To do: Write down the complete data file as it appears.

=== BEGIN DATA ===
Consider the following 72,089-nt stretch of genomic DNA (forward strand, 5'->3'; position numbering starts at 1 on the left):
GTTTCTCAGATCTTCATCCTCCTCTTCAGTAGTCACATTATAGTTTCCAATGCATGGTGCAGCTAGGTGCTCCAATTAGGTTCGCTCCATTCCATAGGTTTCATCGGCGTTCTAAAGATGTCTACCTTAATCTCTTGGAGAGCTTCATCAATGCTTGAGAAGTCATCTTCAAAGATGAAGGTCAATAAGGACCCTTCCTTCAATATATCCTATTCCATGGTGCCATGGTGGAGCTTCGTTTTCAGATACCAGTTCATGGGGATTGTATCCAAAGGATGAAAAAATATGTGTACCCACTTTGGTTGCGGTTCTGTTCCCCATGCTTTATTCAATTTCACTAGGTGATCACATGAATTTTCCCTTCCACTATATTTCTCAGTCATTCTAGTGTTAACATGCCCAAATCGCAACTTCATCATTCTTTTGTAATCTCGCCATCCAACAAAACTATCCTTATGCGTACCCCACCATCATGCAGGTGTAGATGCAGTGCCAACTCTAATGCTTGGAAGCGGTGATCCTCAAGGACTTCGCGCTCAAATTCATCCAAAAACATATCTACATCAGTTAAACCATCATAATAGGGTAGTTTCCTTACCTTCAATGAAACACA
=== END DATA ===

Consider the following 72,089-nt stretch of genomic DNA (forward strand, 5'->3'; position numbering starts at 1 on the left):
GTTTCTCAGATCTTCATCCTCCTCTTCAGTAGTCACATTATAGTTTCCAATGCATGGTGCAGCTAGGTGCTCCAATTAGGTTCGCTCCATTCCATAGGTTTCATCGGCGTTCTAAAGATGTCTACCTTAATCTCTTGGAGAGCTTCATCAATGCTTGAGAAGTCATCTTCAAAGATGAAGGTCAATAAGGACCCTTCCTTCAATATATCCTATTCCATGGTGCCATGGTGGAGCTTCGTTTTCAGATACCAGTTCATGGGGATTGTATCCAAAGGATGAAAAAATATGTGTACCCACTTTGGTTGCGGTTCTGTTCCCCATGCTTTATTCAATTTCACTAGGTGATCACATGAATTTTCCCTTCCACTATATTTCTCAGTCATTCTAGTGTTAACATGCCCAAATCGCAACTTCATCATTCTTTTGTAATCTCGCCATCCAACAAAACTATCCTTATGCGTACCCCACCATCATGCAGGTGTAGATGCAGTGCCAACTCTAATGCTTGGAAGCGGTGATCCTCAAGGACTTCGCGCTCAAATTCATCCAAAAACATATCTACATCAGTTAAACCATCATAATAGGGTAGTTTCCTTACCTTCAATGAAACACA